Yesterday I argued that the fundamental point of most liberal health policy wonkery is to drive more people to coverage that pays providers closer to Medicare rates than employer sponsored insurance (ESI) rates. The Exchange subsidy design forces a convergence, Exchange risk adjustment encourages a convergence, Medicare buy-in removes a significant chunk of the non-Medicare utilization and moves those services (and people) from ESI based rates to Medicare based rates. The Public Option in any and all of its variants is premised on paying providers Medicare plus a little bit in order to create a low cost broad network product.
However even in a universe where there is a convergence of private, public and qasui-public/private health insurance where the vast majority of the services are paid for at or near Medicare rates, there is still a lot of space for private insurers to operate in.
— Richard Mayhew (@bjdickmayhew) July 12, 2016
The biggest reason for this space to still be open to private insurers is provider practice profiles.
And before we go there, I want to divert for a moment.
Monday night I was taking out the trash. As I was walking down the alley, I saw two fluffy rabbits doing their best to look like rocks as there was a red tail hawk circling overhead. With a garbage bag in one hand, I tried to creep past them without making any noise. One step, two steps and then my right ankle turned in on itself and I am flying in the air. I hear a pop and feel things move like my ankle was on a major slip fault line and as I am twisting in mid air so that I can not land on the garbage bag, I think to myself if I would prefer a break or sprain. Since the college season is starting soon, I would prefer a sprain as I can grit my teeth and hobble through a season with a few turnbacks and competition downgrades. From November through June I would have preferred a break as those things actually heal. I landed, gingerly put weight on my right foot and it is a painful Grade 1 sprain.
Unfortunately I know what to do with a sprain so I am on a good RICE regime right now with the hope that I can start running again next week.
However if I did not know what I did to my ankle or if it needed more treatment I would go to either Dr. Smith or Dr. Jones.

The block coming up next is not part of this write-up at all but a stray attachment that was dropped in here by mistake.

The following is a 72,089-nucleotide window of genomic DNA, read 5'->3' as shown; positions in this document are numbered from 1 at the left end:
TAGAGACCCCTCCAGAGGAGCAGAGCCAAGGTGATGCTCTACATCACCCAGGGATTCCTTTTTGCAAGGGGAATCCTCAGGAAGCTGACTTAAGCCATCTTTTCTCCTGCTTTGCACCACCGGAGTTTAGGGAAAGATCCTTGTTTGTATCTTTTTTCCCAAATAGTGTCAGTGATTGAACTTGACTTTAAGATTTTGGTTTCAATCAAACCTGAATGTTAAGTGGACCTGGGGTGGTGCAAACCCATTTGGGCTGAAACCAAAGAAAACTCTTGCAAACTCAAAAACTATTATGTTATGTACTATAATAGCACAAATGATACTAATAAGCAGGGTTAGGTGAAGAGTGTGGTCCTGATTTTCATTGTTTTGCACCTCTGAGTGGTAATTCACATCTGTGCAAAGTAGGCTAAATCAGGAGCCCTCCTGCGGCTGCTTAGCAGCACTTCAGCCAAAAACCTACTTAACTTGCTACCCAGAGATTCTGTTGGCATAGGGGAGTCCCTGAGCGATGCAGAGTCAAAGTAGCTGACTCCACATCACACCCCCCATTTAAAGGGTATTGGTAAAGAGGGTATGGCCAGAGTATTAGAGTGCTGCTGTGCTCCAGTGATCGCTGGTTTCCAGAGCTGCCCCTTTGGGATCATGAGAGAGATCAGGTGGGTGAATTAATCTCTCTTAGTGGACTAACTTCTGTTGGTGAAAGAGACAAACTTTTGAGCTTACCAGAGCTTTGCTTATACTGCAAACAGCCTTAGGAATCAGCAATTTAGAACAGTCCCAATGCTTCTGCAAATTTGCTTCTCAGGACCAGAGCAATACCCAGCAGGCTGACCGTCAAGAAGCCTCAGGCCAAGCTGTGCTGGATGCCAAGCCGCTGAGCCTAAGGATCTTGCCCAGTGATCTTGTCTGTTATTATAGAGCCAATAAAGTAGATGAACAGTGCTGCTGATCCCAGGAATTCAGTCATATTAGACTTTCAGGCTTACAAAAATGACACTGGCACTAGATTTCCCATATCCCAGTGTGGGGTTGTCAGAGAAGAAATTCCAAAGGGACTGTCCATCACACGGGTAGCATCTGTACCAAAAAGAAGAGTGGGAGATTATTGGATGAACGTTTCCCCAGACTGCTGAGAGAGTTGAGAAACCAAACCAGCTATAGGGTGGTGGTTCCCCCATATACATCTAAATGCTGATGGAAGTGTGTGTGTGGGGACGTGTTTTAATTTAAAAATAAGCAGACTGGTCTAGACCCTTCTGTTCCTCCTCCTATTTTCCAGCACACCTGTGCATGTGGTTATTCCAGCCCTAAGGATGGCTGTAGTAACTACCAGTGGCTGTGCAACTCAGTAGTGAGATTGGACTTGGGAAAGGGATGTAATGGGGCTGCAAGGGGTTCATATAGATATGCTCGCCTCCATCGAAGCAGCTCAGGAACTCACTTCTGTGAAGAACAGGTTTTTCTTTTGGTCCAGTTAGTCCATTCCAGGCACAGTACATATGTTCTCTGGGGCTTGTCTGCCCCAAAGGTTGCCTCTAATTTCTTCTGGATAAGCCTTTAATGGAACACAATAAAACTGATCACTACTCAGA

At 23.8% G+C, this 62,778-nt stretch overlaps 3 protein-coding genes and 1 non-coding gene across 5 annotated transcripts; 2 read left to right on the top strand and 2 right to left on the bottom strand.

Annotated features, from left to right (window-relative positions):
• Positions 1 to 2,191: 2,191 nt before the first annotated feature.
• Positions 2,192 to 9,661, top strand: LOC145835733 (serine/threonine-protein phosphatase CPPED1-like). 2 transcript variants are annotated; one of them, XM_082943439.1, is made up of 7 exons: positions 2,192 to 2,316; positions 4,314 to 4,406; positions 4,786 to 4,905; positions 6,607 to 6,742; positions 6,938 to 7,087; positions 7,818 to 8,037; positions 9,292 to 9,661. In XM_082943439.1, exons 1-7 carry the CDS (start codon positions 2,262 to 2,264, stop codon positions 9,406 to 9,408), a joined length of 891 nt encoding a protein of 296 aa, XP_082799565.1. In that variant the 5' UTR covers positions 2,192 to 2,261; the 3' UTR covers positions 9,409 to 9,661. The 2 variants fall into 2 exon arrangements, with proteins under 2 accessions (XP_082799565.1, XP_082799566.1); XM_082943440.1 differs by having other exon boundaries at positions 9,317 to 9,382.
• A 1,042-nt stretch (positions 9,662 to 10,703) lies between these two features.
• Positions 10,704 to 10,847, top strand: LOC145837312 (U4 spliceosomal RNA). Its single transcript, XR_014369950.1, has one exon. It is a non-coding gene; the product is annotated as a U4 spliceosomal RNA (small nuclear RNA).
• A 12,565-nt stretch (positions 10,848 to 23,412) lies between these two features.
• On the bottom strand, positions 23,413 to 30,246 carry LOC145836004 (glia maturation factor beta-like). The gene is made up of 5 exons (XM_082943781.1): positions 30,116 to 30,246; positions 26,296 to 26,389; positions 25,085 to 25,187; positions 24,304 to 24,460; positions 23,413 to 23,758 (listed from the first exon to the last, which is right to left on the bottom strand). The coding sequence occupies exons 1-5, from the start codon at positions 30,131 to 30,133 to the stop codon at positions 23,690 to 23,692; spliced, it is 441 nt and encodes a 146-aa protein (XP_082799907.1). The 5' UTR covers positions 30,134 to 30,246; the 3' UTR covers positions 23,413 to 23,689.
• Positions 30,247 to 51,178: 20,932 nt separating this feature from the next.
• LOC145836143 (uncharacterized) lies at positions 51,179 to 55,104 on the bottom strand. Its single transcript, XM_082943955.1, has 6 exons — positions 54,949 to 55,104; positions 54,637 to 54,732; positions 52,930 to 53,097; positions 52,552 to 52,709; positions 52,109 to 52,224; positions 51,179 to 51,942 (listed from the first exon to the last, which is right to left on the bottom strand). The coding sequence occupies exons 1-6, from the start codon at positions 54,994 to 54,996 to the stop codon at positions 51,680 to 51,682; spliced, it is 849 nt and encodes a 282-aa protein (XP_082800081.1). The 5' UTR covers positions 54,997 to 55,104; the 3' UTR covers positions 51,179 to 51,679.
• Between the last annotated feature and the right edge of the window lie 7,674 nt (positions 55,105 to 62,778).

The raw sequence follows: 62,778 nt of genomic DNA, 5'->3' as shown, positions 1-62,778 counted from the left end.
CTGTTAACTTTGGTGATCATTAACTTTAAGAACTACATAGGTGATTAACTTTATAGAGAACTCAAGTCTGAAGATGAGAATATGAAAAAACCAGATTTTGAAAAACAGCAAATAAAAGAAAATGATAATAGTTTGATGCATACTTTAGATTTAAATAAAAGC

Let’s imagine that they are both in the Medicare +10% Public Option. Would both of them be in the Mayhew Narrow product that is priced at Medicare +10% as well?
Maybe, maybe not.
Let’s explore why below the fold:
The key determinant of whether or not a provider who is willing to take a given rate is included in a narrow network is their pattern and practice of care.
Dr. Smith and Dr. Jones both have good patient outcome measures, they both are board certified and stay active in their professional development. As far as we can tell from claims data, both docs are in the top decile of outcomes for our members in the broad commercial network.
I saw Dr. Smith for an ankle problem about a decade ago. His first reaction was to order an MRI and he was leaning surgery. He was privileged at a regional academic medical center and liked to slice and dice and turn ankles into Julienne fries there. Since I had to pay $300 out of pocket for the MRI and would be on the hook three weeks of pay for the surgery, I wanted a second opinion.
And that is when I saw Dr. Jones. She was a former soccer player so we talked about the way referees view the game versus players. As we were talking she was twisting and turning and poking my ankle. She ordered an X-ray. At the end of the appointment her prognosis was that physical therapy, electro-stim and rest would most likely get me back on the field in six weeks. Total out of pocket cost for me would be $300. Total health insurance costs with the PT would be under $1,500. She said that if I did not show improvement in six weeks, surgery might be an option. She had privileges at the regional academic medical center as well as a community hospital. Since the surgery if needed would be a straight forward operation, she was more than happy to do it at the community hospital.
Thankfully I responded well to the physical therapy and within five weeks I had been released to referee competitive games again.
Both Dr. Smith and Dr. Jones were under contract for the same Medicare + X rate. However Dr. Smith consistently is one of the top billers on a risk adjusted basis. Dr. Jones is consistently an average biller on a risk adjusted basis. The difference is not the rate of pay, it is the number and types of services that the provider orders and where those services are performed. Dr. Smith aggressively orders everything and most of those services are done at the local academic medical center. There the Medicare base is much higher than the Medicare payment base at a non-hospital facility. He is also willing to go to surgery as an early option. He is technically very skilled (if I had my foot smashed by a motorcycle, he is one of the three docs within 100 miles that I want working on me) but everything he does is expensive. Dr. Jones orders fewer tests, and performs fewer surgeries. Those services are more likely to happen either at outpatient centers or community hospitals. Again, she is very skilled (if I have a three knee ligament explosion, she is a top choice to fix me) .
In a world where there is a public option priced at Medicare +10%, both Dr. Smith and Dr. Jones would be in that option. However Dr. Jones would be in the competing Mayhew Super Duper Narrow product. We might even pay her Medicare +25% because we would make up the savings on lower utilization and her particular pattern of care. We could offer a network that pays certain providers Medicare +25% and price that network cheaper than the public option that probably would be built on the any willing provider model because we could exploit lower cost patterns of care.